Eli Baum’s watch, which was salvaged from the ruins of Tuolumne Family camp: “They knew it was mine because I had listed it along with other items I’d lost in the fire,” he said. “You can still see the logo of the watch company.” Photo: Michael Baum

As summer approaches, scores of Berkeleyans recall the gaping hole in their lives now that the cherished Berkeley Tuolumne Family Camp is gone — razed to the ground in August 2013 by the devastating Rim Fire.

One young man was reminded of the wonderful times he had spent at the city of Berkeley-run camp with a jolt this week when he went to sign up to be a counselor at the camp, which this year is being held at Echo Lake, and was told a possession of his had been retrieved from the ashes.

Eli Baum was reluctant to leave Tuolumne Family Camp when it was evacuated last summer. Photo: courtesy Eli Baum

On Monday, Eli Baum went into the camp office to complete the paperwork to be a counselor at Berkeley Tuolumne Camp at Echo Lake. That was when Craig Veramay, camp director, told him something of his had been found in the debris.

It was Baum’s watch, visibly burned, and the hands of which had stopped when the Rim Fire hit.

Baum, like all the other campers, was evacuated from the camp last summer before the fire reached the grounds. He had been reluctant to go, however.

“It was my second year on staff and the place really meant a lot to me. When we had to leave I really did not want to evacuate and it was really hard to go,” the 18-year-old said Wednesday.

Baum’s family were Tuolumne veterans — they started going when Eli was 10, although last year they had visited earlier in the summer, and Eli was there without them when he was evacuated. He was a CIT in 2013 and a two-time staff member.

“The watch was actually found by one of the bathrooms, which is strange because I thought it was on my dresser — so I guess I left it there and forgot about it,” he said.

The Berkeley Tuolumne Family Camp was destroyed in the Rim Fire, which started Aug. 17, 2013, and became the third largest wildfire in state history, burning 257,314 acres. The blaze was eventually contained Oct. 24. Investigators concluded the blaze was caused by a hunter’s illegal fire that went out of control.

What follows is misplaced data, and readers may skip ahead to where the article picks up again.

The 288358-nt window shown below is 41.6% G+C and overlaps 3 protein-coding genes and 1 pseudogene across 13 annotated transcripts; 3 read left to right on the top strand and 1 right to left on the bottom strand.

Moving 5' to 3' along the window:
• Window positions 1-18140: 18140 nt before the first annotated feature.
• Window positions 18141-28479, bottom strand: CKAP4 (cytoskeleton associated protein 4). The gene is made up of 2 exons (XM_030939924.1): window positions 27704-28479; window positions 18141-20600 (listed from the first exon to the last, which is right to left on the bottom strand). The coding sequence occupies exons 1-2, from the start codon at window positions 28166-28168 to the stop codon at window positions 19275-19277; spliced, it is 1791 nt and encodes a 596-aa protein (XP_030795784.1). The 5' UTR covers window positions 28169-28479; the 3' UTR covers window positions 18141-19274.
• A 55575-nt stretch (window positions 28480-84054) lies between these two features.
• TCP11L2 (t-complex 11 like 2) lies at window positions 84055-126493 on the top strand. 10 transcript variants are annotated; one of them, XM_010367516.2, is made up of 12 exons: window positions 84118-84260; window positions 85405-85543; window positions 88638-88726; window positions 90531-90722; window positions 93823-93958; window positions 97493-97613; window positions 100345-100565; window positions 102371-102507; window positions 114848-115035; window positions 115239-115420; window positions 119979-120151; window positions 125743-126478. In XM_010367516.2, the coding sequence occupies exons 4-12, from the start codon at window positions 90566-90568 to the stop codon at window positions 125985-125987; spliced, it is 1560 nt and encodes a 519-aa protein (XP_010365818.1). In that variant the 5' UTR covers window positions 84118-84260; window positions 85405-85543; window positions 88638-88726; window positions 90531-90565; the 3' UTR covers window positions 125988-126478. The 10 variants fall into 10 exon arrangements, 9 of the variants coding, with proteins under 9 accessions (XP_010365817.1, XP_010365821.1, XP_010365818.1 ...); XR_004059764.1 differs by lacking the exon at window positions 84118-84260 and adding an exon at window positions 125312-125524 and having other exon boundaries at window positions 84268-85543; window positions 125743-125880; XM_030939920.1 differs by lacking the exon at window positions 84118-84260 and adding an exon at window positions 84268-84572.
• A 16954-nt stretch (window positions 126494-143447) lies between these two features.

The city of Berkeley is looking at whether Tuolumne Camp can be rebuilt. It is collaborating with the Friends of Berkeley Tuolumne Camp group, whose numbers exceed 2,000 and who maintain an active Facebook page and organize fundraisers. On Monday, April 28, there will be a Music and Table Skits night at the Freight & Salvage which, along with entertainment, will include updates on the camp by Mayor Tom Bates and city officials. Tickets, which cost $5, are still available.

As to what Baum plans to do with the scorched watch, he said: “I’m keeping it as a souvenir and remembrance of camp and my experience there, and as a symbol of survival.”

Support for Tuolumne Camp stretches across the nation (02.06.14)
Berkeley family camp will this year be at Echo Lake (01.27.14)
Berkeley Tuolumne Camp unsafe for visitors, says city (12.20.13)
Council to study $20M parks bond, 10% parks tax boost (12.12.13)
Berkeley Tuolumne Camp supporters push to rebuild (10.16.13)
After the fire: What next for Berkeley Tuolumne Camp? (09.05.13)
Berkeleyans gather to remember Tuolumne camp (08.27.13)
Berkeley to hold a vigil Monday for Tuolumne Family Camp (08.25.13)
Berkeley Tuolumne Family Camp appears safe for now (08.24.13)
Rim Fire forces evacuation of Cal Alumni Lair camp (08.23.13)
Berkeley Family Camp in danger due to escalating wildfire (08.22.13)
Wildfires close down Berkeley’s Tuolumne Family Camp (08.22.13)
Breaking: Wildfires put Tuolumne Family Camp on alert (08.20.13)

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Tracey Taylor is co-founder of Berkeleyside and co-founder and editorial director of Cityside, the nonprofit parent to Berkeleyside and The Oaklandside. Before launching Berkeleyside, Tracey wrote for...